A case of papillary carcinoma arising in ectopic thyroid tissue within a branchial cyst with neck node metastasis.

Department of Surgery, Erne Hospital, Enniskillen, County Fermanagh, Northern Ireland.
Ear, nose, & throat journal (Impact Factor: 0.88). 11/2006; 85(10):675-6.
Source: PubMed

ABSTRACT We describe the interesting case of a young man who presented with a lateral neck node that was diagnosed as a branchial cyst. Histopathology of the excised node revealed that a papillary carcinoma was located within thyroid tissue, which in turn was located within a branchial cyst. A total thyroidectomy with local lymph node clearance was performed. Histology identified a normal thyroid gland, but a papillary carcinoma in one of the excised lymph nodes was consistent with a metastasis. To our knowledge, this is only the second reported case of a thyroid carcinoma arising in ectopic thyroid tissue that metastasized in the neck.

  • Source
    [Show abstract] [Hide abstract]
    ABSTRACT: We report a rare case of papillary thyroid carcinoma incidentally found within a branchial cleft cyst. Only four other cases have been described in the literature. A total thyroidectomy and selective neck dissection was performed, and no evidence of occult primary disease was found after review of fine sections. Branchial cleft cysts are the most common lateral neck masses. Ectopic thyroid tissue within a branchial cleft cyst is an unusual phenomenon, and papillary thyroid carcinoma arising from this tissue is extremely rare. Clinicians are left with a diagnostic dilemma when presented with thyroid tissue neoplasm within a neck cyst in the absence of a thyroid primary-is this a case of metastatic disease with a missed primary or rather carcinoma arising in ectopic thyroid tissue? A thorough discussion of the etiologies of these lateral neck masses is reviewed including the embryogenesis of thyroid tissue in a branchial cleft cyst. The prognosis of patients with papillary thyroid carcinoma in lateral neck cysts without a primary site identified appears to be good following excision of the cyst and total thyroidectomy. Other management recommendations regarding these unique lateral neck malignancies are also presented.
    07/2013; 2013:405342. DOI:10.1155/2013/405342
  • Source
    [Show abstract] [Hide abstract]
    ABSTRACT: Thyroid papillary carcinoma arising from a branchial cleft cyst is extremely uncommon and the diagnosis should strictly meet Sidhu's criteria. Only eight cases have been reported so far. Immunohistochemical studies, including TTF-1, P63, and thyroglobulin play a crucial role in differential diagnosis. We present a large metastatic cystic cervical lymph node showing patterns of thyroid papillary carcinoma mimic papillary thyroid carcinoma originating from a branchial cleft cyst both clinically and histologically.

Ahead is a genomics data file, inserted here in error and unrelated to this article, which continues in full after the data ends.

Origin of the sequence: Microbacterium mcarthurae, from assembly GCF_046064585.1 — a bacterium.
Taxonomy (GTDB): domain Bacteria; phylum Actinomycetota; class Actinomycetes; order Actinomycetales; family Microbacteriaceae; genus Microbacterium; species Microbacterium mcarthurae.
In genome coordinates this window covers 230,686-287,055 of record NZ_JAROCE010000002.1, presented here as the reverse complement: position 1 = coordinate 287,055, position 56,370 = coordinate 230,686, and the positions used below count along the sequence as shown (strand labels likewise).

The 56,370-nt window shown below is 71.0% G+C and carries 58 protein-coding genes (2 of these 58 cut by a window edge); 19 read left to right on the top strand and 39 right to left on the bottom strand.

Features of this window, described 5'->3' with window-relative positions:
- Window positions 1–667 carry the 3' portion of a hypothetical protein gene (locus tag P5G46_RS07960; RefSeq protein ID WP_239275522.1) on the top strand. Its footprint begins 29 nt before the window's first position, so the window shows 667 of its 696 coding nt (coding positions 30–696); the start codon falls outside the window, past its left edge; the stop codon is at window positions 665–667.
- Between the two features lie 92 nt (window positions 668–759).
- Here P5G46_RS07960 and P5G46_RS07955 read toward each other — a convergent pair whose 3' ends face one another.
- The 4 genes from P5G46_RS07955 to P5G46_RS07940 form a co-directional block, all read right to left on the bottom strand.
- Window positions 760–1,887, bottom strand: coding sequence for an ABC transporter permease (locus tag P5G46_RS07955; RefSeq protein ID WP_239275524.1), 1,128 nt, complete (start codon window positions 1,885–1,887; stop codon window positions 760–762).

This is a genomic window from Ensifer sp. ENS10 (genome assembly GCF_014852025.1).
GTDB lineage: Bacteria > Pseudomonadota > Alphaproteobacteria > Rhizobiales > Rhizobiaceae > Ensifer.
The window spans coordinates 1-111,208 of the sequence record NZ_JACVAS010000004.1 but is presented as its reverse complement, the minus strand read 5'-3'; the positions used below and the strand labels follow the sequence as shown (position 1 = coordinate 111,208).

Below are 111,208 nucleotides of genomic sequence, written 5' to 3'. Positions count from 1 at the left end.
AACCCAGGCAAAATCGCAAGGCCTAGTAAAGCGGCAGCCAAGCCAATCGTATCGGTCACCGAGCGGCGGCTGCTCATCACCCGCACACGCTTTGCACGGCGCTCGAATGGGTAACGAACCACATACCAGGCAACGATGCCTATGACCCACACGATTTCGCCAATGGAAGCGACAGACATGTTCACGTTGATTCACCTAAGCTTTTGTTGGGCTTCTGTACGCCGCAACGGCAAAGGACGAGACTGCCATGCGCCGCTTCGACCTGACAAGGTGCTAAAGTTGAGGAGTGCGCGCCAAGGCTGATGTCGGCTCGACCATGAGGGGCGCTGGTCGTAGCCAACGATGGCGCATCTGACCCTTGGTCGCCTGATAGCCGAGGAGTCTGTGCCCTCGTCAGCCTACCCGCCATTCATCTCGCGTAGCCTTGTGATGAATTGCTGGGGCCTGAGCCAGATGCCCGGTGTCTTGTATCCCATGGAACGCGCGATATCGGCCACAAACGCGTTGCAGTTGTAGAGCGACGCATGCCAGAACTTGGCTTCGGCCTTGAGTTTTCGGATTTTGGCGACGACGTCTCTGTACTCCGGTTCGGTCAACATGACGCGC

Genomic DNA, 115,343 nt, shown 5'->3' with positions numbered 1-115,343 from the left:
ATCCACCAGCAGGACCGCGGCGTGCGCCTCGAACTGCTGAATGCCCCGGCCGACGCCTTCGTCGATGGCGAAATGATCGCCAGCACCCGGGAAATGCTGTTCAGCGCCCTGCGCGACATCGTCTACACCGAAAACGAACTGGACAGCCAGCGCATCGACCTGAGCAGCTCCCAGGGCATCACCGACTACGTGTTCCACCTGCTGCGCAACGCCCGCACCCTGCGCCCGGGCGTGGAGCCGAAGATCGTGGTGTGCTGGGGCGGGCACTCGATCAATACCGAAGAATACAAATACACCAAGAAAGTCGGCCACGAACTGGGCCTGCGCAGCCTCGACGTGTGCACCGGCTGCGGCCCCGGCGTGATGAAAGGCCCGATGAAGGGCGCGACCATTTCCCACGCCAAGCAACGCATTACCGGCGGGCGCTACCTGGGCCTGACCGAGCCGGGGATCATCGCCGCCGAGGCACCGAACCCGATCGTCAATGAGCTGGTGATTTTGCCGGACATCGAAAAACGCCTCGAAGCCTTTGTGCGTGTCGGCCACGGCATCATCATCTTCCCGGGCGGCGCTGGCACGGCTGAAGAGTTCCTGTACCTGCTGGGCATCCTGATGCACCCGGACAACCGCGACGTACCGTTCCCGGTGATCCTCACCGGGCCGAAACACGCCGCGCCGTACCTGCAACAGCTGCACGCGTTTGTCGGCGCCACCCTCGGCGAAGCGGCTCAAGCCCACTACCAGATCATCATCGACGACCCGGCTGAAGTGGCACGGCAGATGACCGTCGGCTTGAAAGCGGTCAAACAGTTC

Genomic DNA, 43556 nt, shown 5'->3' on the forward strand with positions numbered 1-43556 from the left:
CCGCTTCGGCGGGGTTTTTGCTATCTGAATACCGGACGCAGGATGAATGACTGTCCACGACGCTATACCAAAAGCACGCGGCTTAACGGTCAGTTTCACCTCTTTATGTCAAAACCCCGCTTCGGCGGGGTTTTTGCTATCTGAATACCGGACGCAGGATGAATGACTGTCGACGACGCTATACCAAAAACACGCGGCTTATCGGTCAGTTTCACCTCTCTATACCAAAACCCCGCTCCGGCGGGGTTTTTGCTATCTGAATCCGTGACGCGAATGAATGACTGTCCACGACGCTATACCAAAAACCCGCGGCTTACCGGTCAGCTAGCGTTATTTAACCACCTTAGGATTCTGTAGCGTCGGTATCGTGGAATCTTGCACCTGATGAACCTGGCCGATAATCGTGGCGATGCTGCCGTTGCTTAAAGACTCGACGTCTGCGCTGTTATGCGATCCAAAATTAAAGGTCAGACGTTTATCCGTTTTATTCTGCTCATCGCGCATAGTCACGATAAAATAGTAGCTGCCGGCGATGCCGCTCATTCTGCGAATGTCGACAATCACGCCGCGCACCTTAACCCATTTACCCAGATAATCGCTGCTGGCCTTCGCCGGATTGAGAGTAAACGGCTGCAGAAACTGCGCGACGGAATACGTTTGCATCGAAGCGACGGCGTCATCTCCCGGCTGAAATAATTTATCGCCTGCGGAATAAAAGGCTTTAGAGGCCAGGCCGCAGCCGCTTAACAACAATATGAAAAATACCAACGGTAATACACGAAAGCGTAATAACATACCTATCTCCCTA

• Source
    [Show abstract] [Hide abstract]
    ABSTRACT: Solitary lateral cervical cystic mass is an uncommon presentation of papillary thyroid carcinoma. To report our recent experience in the diagnosis and management of papillary thyroid carcinoma presenting as a lateral neck cyst. Patients who had papillary thyroid carcinoma and presented as a painless lateral neck cyst at the Department of Surgery, Al-Ain Hospital, from April 2005 to June 2009 were retrospectively studied. Their clinical presentation, diagnosis and management were reviewed. Five patients were studied. No thyroid nodules were clinically palpable in all patients. Fine needle aspiration cytology from the cyst was positive for papillary thyroid carcinoma in three patients (60 percent). Two patients were diagnosed after excisional biopsy. Three patients had total thyroidectomy with modified radical neck dissection and postoperative radioactive iodine ablation. Two patients preferred to travel overseas for treatment. Thyroid histopathological examination has shown papillary thyroid carcinoma in all operated patients with multiple microscopic foci in two of them. This was associated with multiple bilateral cervical lymph node involvement. Metastatic papillary thyroid carcinoma presenting as a neck cyst is a diagnostic challenge. Excisional biopsy is indicated if fine needle aspiration cytology was inconclusive so as to rule out malignancy.
    African health sciences 06/2011; 11(2):296-300. DOI:10.4314/ahs.v11i2.68462 · 0.66 Impact Factor